Sketch by Michaela, Drawing Academy student
I was playing a bit with perspective and drew our entrance. I did the piece twice, the first I drew with pencil, with the second, I tried ink. The pencil drawing turned out very linear. As a contrast, I wanted to get something like a tunnel-effect with my ink-drawing.
I liked to draw with ink, although it is not forgiving, so I had to work very concentrated.
I hope I made no mistake when constructing perspective! Your critique is much appreciated! As mother of two, I don´t have as much free time to draw as I wished I had, so it will take me longer to complete the course.
Artwork by Marianne, Drawing Academy student
A lifetime aspiration
I was in the middle of a crisis, feeling that I was about to give up drawing and painting. The reason was that despite a certain natural ability I had never acquired any technical skills to elevate my level. All my projects got stuck at a point and I was unable to achieve what I had in mind.
As an example of this, I am sending a sketch I made long time ago of our dog as she was “sunbathing”. I was interested in bringing out the shadows of objects in the room projected on the wall and the figure: Unable!
Browsing the net as a last resort I came across the Drawing Academy page. I simply loved the sample materials.
Struggling (to be an) Artist
Since my early childhood I have enjoyed creating artwork as mostly a hobby, to sooth my mind. Around three to four years ago, I decided to give artwork a more prominent place in my life. I could not afford to go to art school so when I came across the Drawing Academy I was more than excite. I found so much technical information, things I didn’t know, that I could add to my artistic proclivities. My artwork started to progress immediately.
Sketches by Danielle Hebert, Drawing Academy student
I felt compelled to continue on the Old Masters’ copies and pleased with some improvement in likeness and shading.
I tried to draw a woman’s face after one of Leonardo da Vinci’s drawings and somehow I find it extremely difficult to position the lines and do correct proportions and angles, as if my eyes cannot comprehend what is there. I tried to draw the skull under, which helped a bit, but there is a mystery to me as to how he creates female faces.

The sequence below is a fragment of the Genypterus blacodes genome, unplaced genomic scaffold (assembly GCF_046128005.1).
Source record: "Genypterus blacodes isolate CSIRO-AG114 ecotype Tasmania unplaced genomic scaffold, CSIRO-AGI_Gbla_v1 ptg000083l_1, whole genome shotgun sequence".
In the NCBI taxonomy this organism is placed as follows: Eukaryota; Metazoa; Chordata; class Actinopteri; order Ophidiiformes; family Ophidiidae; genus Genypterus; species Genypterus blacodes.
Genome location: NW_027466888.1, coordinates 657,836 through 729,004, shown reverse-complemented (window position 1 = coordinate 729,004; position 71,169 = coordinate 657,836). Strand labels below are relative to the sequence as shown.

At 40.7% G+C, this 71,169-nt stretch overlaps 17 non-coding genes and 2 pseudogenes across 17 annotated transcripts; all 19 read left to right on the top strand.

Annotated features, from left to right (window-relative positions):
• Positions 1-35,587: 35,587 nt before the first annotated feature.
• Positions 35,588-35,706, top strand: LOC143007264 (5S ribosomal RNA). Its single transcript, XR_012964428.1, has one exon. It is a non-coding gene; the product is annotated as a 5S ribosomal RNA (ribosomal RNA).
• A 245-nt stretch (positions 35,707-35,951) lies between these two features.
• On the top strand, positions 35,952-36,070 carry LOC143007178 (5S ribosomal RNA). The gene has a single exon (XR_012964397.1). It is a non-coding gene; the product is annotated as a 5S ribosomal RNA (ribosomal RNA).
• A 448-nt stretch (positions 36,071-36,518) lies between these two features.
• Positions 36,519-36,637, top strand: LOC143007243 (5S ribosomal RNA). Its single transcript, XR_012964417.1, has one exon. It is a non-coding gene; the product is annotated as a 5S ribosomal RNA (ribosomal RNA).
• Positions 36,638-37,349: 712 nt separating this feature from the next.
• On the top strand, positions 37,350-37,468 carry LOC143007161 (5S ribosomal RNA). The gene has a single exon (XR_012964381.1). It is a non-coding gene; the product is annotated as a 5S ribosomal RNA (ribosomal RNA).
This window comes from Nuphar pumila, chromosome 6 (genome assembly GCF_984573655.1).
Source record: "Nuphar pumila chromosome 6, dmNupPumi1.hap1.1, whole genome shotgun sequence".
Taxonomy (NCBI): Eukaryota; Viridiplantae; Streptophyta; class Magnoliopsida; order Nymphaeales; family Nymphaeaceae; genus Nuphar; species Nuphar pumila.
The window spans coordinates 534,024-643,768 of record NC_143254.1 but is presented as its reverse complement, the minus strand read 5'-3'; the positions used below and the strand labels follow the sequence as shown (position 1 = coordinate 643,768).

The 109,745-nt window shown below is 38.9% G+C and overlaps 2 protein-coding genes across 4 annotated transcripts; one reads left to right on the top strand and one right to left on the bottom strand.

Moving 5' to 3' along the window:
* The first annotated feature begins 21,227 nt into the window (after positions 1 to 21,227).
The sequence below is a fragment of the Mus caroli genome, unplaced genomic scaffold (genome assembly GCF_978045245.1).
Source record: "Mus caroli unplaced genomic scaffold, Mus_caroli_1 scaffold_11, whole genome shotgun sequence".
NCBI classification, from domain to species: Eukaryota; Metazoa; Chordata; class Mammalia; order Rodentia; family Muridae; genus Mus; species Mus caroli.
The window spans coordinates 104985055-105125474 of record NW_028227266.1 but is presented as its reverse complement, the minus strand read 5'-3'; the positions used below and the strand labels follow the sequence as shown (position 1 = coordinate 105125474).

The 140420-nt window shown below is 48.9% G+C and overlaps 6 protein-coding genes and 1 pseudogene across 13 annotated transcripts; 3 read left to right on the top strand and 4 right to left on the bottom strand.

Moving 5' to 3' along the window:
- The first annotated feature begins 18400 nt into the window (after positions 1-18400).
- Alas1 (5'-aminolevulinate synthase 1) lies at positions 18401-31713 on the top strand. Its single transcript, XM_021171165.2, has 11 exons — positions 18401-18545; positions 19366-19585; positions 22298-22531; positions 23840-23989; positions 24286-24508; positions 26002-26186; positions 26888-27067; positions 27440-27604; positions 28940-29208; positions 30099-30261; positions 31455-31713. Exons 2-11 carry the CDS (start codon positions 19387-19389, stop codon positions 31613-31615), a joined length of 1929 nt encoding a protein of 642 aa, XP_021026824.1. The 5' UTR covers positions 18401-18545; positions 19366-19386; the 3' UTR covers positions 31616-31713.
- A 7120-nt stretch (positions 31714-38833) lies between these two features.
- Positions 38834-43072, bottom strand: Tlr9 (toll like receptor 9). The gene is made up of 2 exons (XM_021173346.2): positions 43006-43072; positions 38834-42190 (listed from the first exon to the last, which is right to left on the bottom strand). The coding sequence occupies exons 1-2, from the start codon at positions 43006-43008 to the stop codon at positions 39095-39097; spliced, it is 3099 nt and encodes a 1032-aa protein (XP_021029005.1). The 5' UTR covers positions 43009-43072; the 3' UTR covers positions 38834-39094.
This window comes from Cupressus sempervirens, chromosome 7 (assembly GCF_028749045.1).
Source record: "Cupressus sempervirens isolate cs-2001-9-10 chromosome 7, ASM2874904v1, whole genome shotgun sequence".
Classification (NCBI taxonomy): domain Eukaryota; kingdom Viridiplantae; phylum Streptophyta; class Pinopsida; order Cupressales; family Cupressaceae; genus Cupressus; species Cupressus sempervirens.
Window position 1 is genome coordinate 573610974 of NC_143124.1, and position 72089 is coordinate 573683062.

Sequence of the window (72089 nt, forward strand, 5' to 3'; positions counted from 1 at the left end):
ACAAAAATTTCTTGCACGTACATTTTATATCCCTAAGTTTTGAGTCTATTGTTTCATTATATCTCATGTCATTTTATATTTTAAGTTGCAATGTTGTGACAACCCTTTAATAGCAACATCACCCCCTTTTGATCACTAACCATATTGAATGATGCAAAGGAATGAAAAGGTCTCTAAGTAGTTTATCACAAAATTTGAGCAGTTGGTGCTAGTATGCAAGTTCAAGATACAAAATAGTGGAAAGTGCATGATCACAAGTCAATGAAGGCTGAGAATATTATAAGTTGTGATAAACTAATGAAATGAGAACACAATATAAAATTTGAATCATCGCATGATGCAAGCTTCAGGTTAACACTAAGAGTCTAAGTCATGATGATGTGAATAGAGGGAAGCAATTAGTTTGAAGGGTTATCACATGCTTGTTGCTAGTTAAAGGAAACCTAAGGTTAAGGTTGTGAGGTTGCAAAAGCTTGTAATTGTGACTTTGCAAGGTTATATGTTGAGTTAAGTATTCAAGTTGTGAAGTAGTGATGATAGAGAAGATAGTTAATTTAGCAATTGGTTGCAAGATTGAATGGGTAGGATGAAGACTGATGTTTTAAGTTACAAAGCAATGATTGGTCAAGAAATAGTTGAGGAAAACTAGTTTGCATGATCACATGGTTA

Drawing by Ronnie Rayner Larter
Originally I used a lot of soft blending with graphite pencil, but since becoming a member of the Drawing Academy I progressed onto hatching and cross hatching, which was a new and interesting avenue for me. However, even though the academy seems to frown the technique soft blending graphite, I have kind of ignored that teaching and also taken on board the idea of hatching. I now use a combination of soft blending and hatching to achieve the effects I need. Does it work well or not? Feedback would be welcome.
I drew this picture of a fantasy city. It is 11 inches by 14 inches and is done in Faber-Castell Polychromos colored pencils. I hope you like it.
Sketches by Danielle, Drawing Academy student
I am learning so much
I found the exercise incredibly insightful, for a few days I was seeing everyone’s faces as skulls! And I also started to observe how the muscles move the skin over the bones… a bit obsessive I guess but I am learning. Doing this exercise did change my perception and understanding in a deep way. It is one thing to draw an oval and divide it in the proportions of the face and put features into place, but to comprehend the skull underneath, to see where the external features actually “sit” and move from was deeply enlightening.